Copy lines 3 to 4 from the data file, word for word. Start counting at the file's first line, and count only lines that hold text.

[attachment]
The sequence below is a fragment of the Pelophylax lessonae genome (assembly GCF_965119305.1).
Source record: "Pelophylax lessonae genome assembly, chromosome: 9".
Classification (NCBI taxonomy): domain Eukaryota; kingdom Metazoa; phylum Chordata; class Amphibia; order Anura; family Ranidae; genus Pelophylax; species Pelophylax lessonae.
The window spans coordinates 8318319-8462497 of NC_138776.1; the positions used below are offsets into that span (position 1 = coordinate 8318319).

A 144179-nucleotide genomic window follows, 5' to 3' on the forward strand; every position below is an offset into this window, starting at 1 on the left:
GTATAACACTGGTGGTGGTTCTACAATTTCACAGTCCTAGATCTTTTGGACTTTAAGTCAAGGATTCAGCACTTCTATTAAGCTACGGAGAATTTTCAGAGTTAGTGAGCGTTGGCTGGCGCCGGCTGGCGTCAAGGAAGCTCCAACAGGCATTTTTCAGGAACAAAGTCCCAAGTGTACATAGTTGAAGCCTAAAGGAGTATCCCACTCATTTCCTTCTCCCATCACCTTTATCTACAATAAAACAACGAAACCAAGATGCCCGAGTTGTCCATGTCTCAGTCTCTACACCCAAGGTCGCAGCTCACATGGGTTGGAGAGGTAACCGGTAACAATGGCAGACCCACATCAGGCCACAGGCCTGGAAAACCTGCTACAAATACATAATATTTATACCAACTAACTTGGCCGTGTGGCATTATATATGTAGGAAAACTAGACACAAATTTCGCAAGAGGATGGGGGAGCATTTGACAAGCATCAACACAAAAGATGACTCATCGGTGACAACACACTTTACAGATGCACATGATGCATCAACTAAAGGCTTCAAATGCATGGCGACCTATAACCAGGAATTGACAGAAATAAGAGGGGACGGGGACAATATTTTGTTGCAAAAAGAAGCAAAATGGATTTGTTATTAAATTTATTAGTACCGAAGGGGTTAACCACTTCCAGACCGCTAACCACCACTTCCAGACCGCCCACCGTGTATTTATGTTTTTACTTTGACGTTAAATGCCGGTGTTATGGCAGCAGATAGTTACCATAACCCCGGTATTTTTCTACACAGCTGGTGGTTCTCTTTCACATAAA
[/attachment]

Classification (NCBI taxonomy): domain Eukaryota; kingdom Metazoa; phylum Chordata; class Amphibia; order Anura; family Ranidae; genus Pelophylax; species Pelophylax lessonae.
The window spans coordinates 8318319-8462497 of NC_138776.1; the positions used below are offsets into that span (position 1 = coordinate 8318319).